Fatima Tofighi

is Assistant Professor of Religious Studies at the University of Religions (Qom, Iran), where she teaches a variety of topics on theories and methods in religious studies, feminist approaches to religion, biblical interpretation, and hermeneutics, among other things. She holds a PhD in Literature and Theology from the University of Glasgow (UK). Before that, she studied English Literature, as well as Islamic Theology and Law in Qom seminaries. She published the first Farsi translation of the Book of Mormon, among other translations. In her monograph Paul’s Letters and the Construction of the European Self (Bloomsbury, 2016), Tofighi arguments that Paul transgresses the limits of Europe. She deals with the ways that European biblical interpretation was based on certain theological and political categorizations rather than others that contributed to the construction of certain boundaries and particular kinds of subjects that shaped the particular kinds of religious interpretation on which European intellectual thought is based. At the moment, she is directing her research on philosophical explorations of the body, especially in modernity. In the academic year 2017/18, she is a EUME Fellow.

A Cultural History of the Body in the Work of Modern Iranian Intellectuals 1960–1980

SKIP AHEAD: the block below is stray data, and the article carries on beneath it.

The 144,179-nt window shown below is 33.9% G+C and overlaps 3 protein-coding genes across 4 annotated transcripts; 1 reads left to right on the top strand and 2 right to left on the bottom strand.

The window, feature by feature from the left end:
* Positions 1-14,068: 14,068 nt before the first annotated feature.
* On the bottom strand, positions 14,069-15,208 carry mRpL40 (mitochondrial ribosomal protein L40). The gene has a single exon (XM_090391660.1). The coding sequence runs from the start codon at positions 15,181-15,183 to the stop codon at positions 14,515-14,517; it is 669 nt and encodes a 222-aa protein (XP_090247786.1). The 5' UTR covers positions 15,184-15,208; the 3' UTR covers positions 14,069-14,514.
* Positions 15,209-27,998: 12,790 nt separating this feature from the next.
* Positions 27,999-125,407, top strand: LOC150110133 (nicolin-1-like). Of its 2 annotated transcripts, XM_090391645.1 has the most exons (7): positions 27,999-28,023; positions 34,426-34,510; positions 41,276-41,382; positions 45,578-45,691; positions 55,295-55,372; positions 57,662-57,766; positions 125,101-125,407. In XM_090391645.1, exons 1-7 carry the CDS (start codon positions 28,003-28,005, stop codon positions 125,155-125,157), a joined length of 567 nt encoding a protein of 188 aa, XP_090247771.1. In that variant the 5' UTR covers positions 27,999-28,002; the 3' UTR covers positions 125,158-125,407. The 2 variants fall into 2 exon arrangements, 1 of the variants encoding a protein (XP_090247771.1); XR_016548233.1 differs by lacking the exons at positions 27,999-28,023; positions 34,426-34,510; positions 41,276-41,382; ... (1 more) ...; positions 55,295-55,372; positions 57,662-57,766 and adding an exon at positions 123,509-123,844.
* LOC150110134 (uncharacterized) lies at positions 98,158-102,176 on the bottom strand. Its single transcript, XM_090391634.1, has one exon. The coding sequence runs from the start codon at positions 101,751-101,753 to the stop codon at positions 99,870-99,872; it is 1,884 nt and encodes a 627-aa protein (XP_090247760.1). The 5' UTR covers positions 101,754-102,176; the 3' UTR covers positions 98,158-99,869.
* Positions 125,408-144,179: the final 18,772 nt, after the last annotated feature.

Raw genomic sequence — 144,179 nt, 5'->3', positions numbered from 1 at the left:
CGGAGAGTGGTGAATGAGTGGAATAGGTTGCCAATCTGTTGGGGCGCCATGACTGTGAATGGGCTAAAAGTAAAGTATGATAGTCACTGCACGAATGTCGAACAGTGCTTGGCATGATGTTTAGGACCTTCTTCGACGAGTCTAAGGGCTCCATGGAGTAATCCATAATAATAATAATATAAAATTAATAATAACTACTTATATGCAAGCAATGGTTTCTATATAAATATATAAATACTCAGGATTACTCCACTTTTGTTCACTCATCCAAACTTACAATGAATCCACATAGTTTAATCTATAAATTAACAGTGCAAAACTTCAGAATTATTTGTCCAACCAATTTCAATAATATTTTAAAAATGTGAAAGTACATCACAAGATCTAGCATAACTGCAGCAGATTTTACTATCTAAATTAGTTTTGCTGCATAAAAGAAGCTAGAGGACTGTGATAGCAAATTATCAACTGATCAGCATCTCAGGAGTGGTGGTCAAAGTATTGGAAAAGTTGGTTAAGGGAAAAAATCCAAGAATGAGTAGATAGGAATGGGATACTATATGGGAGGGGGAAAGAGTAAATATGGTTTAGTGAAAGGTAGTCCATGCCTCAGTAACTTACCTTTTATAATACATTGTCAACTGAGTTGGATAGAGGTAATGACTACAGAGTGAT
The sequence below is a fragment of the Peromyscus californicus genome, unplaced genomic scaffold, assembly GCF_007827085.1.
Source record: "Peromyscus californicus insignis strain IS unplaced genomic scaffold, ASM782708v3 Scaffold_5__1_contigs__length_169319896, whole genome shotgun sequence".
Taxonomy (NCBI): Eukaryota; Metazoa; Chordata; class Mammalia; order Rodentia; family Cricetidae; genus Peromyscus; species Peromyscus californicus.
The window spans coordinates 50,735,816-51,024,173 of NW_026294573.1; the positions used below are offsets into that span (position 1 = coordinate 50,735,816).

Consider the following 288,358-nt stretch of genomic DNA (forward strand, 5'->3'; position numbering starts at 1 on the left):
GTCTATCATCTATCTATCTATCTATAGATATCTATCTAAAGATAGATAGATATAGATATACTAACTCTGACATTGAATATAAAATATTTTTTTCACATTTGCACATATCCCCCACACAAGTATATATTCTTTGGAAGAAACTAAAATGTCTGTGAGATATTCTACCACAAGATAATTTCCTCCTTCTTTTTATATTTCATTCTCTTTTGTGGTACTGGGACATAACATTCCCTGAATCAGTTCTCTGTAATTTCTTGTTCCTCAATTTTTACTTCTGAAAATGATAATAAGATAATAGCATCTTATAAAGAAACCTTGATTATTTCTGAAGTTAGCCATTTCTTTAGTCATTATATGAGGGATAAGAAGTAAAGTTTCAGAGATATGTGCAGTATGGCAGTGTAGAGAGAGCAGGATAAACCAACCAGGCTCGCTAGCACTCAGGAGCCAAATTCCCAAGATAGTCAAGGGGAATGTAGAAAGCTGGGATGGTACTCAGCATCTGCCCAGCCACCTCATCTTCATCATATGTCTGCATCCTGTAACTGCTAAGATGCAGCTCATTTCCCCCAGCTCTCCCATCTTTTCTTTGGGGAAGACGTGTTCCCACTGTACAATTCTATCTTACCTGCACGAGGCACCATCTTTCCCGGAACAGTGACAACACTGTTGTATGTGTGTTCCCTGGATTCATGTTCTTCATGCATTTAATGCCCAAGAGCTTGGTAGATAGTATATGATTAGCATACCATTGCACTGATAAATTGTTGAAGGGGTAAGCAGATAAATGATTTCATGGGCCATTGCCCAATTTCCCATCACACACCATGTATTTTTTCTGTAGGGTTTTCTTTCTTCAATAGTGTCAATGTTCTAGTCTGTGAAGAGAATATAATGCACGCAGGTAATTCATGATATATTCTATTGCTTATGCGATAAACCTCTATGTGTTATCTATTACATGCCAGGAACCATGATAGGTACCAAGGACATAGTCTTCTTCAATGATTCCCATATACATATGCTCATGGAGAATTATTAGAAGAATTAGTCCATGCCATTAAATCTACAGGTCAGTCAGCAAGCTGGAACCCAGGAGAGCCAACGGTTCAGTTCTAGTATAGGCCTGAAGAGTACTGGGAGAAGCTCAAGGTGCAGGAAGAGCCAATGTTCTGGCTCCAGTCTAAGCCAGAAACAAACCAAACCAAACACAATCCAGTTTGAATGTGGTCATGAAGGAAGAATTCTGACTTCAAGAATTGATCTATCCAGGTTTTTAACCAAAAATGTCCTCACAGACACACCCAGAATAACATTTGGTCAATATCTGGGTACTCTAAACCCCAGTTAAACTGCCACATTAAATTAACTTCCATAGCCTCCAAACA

This research rests on the assumption that (1) the conceptions of the body have changed over time, (2) these conceptions affect the cultivation of the body. Islamic Reform of the mid-nineteenth century was a turning point in the formation of the discursive body in many Islamic countries. The effect of this turning point can be witnessed in the work of Iranian intellectuals, just before the Iranian Revolution of 1979. In this research, Tofighi will explore the predominance of medical jargon in modern religious literature, especially as it relates to gender issues. She will work on the conceptions of the body — what are the male and female ideal bodies and sexualities, the control of both male and female promiscuity through medical and religious license (or lack thereof), an understanding of female body as a sealed (and hence veiled) container, the shame and honor of the body, and so on. She will also study how these conceptions of the body are related to larger economic and political issues — the relation between the body and socio-economic class, the meaning of freedom (as encompassing both physical and socio-political issues), the anxiety of protecting the body against male (and imperialist or colonialist) violation, and the explanation of the role of the body in family economics (the strong breadwinning man versus the delicate and sexually available woman). While these ideas can be investigated on different levels, from expert religious books to lay religious literature and pop culture, this research is confined to the work of modern Iranian religious intellectuals from 1960-1980 — Morteza Motahhari, Ali Shariati, Mahdi Bazargan, and the authors of Maktab-e Islam monthly.

Fatima Tofighi on the Trafo Blog:

“Investigating the ‘Islamic’ word on the body” – 5in10 with Fatima Tofighi, in: TRAFO – Blog for Transregional Research, 15.03.2018, trafo.hypotheses.org/9247.